The first reason this is important is that when organizations think about creating an ethical culture, they almost always ignore the organization’s reward system. They print codes of conduct, mandate training and establish ethics hotlines. But if you are rewarding the wrong things, you will get the wrong behaviors. This is as true of the clerk at your local branch bank as it is of the top levels of an investment bank. Organizations signal what they really care about through their reward systems. Remember that the one corporate document every employee reads is their paycheck.

The importance of this lesson goes well beyond ethics. An army of management consultants is advising businesses that they can get more out of their employees if they adopt one or another reward strategy instead of pay for performance. The idea is that you can get better performance out of employees if you abandon pay for performance in favor of one or another strategy that rewards “the whole person” and not just the paycheck. The peak of this phenomenon is called holocracy, a veritable tangle of cross cutting evaluations and peer-enforced group-think.

The Wells Fargo case shows once again the power of pay for performance. Unfortunately, it also showed the power of pay for performance when you pay for the wrong performance. The performance systems of most organizations are the jealously guarded hostages of fortress HR. Executives who want to run truly ethical – and effective – organizations need to tear down the walls of this fortress before engaging in silly talk about the greater good. You will have a lot better chance of avoiding the sort of ethics crisis that Wells Fargo has undergone if you take charge of your organization’s reward system. You cannot leave your organization’s greatest source of influence on its employees in the hands of the organization’s bureaucracy.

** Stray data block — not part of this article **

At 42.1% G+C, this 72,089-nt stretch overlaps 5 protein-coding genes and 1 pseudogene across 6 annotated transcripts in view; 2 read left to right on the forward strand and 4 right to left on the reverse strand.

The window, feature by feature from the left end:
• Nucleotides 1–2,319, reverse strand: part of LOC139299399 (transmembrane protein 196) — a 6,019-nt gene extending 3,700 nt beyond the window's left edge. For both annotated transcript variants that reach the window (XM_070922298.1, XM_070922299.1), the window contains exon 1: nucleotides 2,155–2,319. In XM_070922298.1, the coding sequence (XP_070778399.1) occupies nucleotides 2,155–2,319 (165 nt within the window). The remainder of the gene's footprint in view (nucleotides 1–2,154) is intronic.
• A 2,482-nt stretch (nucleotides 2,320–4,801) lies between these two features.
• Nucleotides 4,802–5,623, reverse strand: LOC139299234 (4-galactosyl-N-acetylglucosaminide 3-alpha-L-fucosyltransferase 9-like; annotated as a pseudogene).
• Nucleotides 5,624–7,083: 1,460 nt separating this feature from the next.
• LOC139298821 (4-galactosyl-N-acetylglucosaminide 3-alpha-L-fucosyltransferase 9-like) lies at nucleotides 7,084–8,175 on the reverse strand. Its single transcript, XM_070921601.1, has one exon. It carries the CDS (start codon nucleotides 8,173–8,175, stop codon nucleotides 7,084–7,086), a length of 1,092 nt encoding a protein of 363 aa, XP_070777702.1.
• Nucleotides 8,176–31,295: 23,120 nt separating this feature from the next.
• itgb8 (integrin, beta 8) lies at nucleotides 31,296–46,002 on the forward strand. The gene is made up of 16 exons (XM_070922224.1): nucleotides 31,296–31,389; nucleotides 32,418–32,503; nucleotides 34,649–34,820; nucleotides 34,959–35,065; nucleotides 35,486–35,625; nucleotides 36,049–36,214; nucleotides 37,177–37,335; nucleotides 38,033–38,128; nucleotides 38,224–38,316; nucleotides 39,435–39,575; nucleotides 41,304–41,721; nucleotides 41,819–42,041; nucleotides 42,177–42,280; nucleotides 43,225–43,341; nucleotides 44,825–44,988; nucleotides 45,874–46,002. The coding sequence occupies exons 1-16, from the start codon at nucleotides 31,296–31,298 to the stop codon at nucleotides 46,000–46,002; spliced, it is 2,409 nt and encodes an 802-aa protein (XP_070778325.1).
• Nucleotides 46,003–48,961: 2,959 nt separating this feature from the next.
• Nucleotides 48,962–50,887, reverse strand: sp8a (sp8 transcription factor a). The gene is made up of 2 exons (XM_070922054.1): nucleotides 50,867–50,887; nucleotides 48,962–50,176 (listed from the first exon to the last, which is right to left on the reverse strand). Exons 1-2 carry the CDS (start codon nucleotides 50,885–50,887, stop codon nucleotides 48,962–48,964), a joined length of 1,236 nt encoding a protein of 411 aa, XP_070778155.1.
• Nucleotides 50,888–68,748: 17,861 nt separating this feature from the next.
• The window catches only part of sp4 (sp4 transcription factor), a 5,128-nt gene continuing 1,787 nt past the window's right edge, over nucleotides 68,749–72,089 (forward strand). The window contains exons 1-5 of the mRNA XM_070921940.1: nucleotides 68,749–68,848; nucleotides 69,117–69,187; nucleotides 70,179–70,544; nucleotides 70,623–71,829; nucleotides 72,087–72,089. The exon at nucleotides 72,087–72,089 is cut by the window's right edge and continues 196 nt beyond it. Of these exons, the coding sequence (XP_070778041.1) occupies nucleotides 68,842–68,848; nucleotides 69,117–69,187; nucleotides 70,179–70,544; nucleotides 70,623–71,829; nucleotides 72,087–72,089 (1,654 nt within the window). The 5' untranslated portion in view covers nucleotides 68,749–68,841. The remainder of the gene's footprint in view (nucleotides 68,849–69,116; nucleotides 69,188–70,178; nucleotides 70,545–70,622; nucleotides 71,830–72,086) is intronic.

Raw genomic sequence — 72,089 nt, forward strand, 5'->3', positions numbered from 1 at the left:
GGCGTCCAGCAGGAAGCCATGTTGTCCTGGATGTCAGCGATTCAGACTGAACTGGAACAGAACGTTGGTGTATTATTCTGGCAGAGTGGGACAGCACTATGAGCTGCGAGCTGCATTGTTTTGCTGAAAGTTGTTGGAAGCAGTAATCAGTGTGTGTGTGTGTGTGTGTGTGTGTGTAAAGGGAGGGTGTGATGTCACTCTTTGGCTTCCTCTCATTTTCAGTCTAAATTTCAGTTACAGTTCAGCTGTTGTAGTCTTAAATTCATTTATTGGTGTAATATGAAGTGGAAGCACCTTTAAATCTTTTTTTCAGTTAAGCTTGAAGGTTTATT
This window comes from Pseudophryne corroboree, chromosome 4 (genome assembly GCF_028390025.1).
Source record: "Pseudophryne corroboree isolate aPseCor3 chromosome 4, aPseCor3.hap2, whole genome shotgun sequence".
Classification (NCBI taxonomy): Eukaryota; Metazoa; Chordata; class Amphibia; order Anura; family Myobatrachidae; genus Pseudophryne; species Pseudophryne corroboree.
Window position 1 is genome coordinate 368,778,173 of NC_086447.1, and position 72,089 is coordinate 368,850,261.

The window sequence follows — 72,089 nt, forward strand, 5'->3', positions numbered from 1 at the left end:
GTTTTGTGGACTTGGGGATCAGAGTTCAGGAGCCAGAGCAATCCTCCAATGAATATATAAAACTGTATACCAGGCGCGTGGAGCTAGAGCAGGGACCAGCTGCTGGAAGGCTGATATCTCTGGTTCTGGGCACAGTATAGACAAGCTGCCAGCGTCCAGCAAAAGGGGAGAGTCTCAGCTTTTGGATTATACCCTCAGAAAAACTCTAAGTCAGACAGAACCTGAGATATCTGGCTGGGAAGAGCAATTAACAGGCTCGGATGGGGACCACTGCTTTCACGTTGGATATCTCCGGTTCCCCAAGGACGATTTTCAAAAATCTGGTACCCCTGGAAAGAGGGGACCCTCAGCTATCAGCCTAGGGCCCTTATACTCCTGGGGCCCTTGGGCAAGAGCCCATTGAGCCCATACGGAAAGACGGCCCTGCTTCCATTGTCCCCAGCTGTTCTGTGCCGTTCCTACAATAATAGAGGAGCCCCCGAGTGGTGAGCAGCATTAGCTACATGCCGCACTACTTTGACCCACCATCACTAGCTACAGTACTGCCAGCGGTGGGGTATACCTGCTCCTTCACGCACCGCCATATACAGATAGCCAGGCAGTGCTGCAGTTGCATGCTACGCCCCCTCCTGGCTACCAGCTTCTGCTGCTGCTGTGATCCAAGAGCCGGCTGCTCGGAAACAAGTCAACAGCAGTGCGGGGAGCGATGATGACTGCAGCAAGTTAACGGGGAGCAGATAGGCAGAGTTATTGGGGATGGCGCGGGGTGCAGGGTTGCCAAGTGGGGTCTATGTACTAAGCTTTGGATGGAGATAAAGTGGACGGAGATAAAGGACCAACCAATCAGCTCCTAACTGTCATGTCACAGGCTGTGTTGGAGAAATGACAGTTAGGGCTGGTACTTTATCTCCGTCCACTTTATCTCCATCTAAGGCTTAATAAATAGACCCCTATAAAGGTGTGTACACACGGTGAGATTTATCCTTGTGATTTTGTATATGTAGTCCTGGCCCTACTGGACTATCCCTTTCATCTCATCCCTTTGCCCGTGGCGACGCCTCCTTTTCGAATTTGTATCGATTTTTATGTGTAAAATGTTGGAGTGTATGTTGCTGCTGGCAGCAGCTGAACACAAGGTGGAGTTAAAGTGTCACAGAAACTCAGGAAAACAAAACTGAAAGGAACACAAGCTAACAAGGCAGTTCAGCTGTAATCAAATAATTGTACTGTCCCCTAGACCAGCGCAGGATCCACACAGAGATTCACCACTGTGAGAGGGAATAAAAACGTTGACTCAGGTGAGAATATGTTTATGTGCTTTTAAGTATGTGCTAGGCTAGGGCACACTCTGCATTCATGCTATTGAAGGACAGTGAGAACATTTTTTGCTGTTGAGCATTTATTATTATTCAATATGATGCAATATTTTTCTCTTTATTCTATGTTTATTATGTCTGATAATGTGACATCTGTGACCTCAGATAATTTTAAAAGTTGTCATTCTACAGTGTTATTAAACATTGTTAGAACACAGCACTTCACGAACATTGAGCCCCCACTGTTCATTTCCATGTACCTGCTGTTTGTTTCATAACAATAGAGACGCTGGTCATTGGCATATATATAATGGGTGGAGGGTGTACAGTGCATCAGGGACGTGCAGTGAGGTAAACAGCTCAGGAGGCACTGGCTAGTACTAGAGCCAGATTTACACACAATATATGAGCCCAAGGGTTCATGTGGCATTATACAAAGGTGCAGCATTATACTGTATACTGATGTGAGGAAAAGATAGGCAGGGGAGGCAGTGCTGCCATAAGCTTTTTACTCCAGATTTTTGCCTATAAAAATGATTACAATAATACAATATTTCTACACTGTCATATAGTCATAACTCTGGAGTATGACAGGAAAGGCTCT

Recruit the Right People: Ethics Strategy #1

This series of posts explore strategies for building an ethical organization. One of these strategies is to hire the right people.

It’s important to remember that there’s a limit to how much an organization can influence the ethical conduct of its employees. If an employee is not ethical when hired, they are unlikely to become ethical because of something that happens at work. There are different theories about the age at which a person’s ethics is set, although it is clear ethics is set in early adulthood at the latest. The idea that you can begin ethics training with employees at all stages of their careers and somehow make them turn out to be ethical is wishful thinking.

Instead, you need to hire people who are likely to be ethical. One approach is to encourage employees to self-select whether they will fit the ethics of the organization. One high-tech organization shows prospective employees a video on the organization’s ethics before it allows them to complete an employment application. They have found that some employees don’t bother to apply as a result. Interestingly, the company also attracted more of the employees it otherwise sought.

An organization can tailor any of several widely used survey and screening instruments that have some validity. While the ability of a survey instrument to pick out the most ethical employees is limited, employees who are ethically clueless are likely to stand out.